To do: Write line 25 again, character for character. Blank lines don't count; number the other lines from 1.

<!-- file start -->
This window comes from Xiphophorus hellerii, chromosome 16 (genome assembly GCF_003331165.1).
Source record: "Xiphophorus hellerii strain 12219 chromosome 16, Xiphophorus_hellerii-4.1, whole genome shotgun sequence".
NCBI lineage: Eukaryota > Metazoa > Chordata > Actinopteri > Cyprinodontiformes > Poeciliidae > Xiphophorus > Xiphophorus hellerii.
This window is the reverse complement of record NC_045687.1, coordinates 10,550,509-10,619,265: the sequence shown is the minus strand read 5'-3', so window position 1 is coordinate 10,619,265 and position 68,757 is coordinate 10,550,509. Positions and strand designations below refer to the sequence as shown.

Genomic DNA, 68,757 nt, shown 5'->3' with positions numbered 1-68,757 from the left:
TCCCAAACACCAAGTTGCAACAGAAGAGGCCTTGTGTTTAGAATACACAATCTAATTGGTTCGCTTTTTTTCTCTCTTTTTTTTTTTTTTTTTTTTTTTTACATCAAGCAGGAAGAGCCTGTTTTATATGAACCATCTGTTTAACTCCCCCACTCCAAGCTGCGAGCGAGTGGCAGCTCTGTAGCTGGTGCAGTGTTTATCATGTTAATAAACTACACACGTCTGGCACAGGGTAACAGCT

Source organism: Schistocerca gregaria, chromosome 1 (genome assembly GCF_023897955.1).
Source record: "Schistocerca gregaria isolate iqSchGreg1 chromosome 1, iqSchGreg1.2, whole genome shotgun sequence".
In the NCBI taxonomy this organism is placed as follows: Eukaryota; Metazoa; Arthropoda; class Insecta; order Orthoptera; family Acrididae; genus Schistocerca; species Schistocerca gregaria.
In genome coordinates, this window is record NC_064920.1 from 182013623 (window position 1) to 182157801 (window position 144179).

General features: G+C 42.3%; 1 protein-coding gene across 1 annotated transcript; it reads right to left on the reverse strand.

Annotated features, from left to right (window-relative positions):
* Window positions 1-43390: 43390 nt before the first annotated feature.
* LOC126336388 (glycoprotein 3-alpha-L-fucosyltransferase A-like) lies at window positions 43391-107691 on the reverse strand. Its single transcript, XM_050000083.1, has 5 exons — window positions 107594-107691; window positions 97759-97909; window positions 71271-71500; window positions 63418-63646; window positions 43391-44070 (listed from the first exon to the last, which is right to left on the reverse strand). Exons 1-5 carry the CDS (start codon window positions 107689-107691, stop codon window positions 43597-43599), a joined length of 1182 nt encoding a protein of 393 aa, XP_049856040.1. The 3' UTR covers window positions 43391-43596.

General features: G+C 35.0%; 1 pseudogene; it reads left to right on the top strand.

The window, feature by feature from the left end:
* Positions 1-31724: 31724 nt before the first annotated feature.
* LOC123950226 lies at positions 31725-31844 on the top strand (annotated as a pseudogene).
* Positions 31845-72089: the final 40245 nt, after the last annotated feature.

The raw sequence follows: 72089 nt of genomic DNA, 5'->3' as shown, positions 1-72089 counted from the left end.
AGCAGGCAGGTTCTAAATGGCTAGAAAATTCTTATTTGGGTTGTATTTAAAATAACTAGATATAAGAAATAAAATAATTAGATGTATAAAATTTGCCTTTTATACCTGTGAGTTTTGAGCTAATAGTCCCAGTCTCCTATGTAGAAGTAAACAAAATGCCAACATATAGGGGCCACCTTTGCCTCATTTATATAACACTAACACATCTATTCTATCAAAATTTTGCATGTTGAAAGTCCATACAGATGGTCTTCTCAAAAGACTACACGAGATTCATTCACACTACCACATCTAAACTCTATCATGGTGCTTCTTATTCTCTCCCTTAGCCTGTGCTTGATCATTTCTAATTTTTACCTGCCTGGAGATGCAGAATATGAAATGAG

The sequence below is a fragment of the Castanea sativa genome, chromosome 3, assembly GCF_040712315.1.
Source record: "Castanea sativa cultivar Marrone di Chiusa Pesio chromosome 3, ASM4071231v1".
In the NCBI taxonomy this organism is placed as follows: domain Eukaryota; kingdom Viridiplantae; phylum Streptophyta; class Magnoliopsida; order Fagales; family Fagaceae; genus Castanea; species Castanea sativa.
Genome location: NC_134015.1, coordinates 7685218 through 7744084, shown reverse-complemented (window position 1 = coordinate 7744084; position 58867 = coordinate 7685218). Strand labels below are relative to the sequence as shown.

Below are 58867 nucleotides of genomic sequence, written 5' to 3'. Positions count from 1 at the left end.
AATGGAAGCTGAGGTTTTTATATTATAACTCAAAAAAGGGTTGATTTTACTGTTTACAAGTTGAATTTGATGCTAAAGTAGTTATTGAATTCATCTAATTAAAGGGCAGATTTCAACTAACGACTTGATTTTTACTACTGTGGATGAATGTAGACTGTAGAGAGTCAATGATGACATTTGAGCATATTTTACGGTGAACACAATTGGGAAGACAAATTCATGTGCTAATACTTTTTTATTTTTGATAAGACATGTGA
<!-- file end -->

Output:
Genome location: NC_134015.1, coordinates 7685218 through 7744084, shown reverse-complemented (window position 1 = coordinate 7744084; position 58867 = coordinate 7685218). Strand labels below are relative to the sequence as shown.